Also, I use elipses a lot, it seems, in dialogue, correctly, to indicate an unfinished thought or sentence. But I think sometimes this is just a lazy way to get to the next line. I will pay more attention.

Anyway, the more professional, to me, that the things begins to seem, the more it begins to seem, to me, to be worth doing. So thanks again. :)
 
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mlesemann

Staff Member
Moderator
The character name in caps the first time it appears is a "rule," to my understanding. Quentin Tarrantino can break rules. You and I can't :)

Start with an aerial view of the city, with its "Gothic tangle of peaks and spires" to set a tone; then a street view of the square, moving toward the church, and then inside the church--trying, as quickly as possible, to "establish" where we are. Anyway.

I completely understand what you're going for. But that's a decision for the director to make, in conjunction with the DP.

The opening title sequence from Rosemary's Baby (ancient, I know) is one of my favorite examples of that.

 
ok, page 3 - a character is described as seeming "not unpleased"

That's probably not optimal phrasing.

and that's it.

Really I think you're doing just fine, and there's not much fault I can find with this.

To me the most important thing is that you seem to have the feel for writing in a way that can be effectively translated into something cinematic. I read a lot of scripts where I feel like I'm picturing 2 people talking face to face in a beige room. In the case of this and the last excerpt, the settings were rich with possibilities for the visual artists on a production team, while I know people that don't think that matters, it matters. I think you have an inherent understanding of what a film is supposed to be. Much like the music you describe, it should always be layers, working in harmony. There's room for that here.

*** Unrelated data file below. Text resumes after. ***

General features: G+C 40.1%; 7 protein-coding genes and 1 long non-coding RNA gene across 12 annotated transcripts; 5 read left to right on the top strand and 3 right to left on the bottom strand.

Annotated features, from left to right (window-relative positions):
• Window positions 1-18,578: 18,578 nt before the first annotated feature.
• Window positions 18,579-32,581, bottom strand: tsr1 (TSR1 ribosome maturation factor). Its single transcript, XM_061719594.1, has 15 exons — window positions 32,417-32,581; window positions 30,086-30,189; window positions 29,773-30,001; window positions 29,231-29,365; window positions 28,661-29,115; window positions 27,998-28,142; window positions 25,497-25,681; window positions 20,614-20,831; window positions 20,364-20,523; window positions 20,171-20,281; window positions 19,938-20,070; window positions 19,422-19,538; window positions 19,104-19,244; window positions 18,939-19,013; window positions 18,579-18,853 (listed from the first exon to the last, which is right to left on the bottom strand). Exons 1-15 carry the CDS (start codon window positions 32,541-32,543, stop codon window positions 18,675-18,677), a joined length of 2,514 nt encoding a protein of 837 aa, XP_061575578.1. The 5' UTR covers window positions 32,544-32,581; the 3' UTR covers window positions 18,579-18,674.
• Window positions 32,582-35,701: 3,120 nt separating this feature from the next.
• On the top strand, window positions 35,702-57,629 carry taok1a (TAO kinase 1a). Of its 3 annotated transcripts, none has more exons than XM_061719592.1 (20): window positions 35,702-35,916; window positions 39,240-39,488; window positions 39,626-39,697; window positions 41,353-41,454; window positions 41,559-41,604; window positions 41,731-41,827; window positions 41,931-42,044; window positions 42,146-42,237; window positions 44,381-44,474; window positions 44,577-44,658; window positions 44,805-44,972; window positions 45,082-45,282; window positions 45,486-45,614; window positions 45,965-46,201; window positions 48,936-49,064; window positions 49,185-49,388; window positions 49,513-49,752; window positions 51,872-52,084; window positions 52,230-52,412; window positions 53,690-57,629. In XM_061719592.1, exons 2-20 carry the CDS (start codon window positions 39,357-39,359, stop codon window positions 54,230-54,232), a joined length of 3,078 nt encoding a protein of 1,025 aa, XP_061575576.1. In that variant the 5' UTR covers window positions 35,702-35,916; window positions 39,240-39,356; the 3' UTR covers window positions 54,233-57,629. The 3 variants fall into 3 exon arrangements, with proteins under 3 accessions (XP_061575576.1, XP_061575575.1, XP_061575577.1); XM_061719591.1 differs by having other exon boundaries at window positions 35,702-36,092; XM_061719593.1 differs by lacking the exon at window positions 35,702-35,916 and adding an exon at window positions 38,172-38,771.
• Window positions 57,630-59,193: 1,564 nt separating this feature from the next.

While I'm entertained by the story, I'm also being entertained by light shafts through ornate stained glass windows, and then this music comes up, and my focus passes on to the composer and sound, but is then stolen by the performance of the actor at the keyboard, his expressions while playing, the other actors reactions, and then the story takes center stage again.

This is how it's always supposed to work. I draw people diagrams sometimes showing overlapping zones of entertainment elements crossfading, and they still don't get it. You got it from day one with zero prompting. Excellent.
 
Thank you, guys.

This is a dramatized version of a contemporary anecdote, which, when I first heard it told, by Professor Greenburg in his teaching company course, Bach and the High Barouqe, I thought: this is a great scene.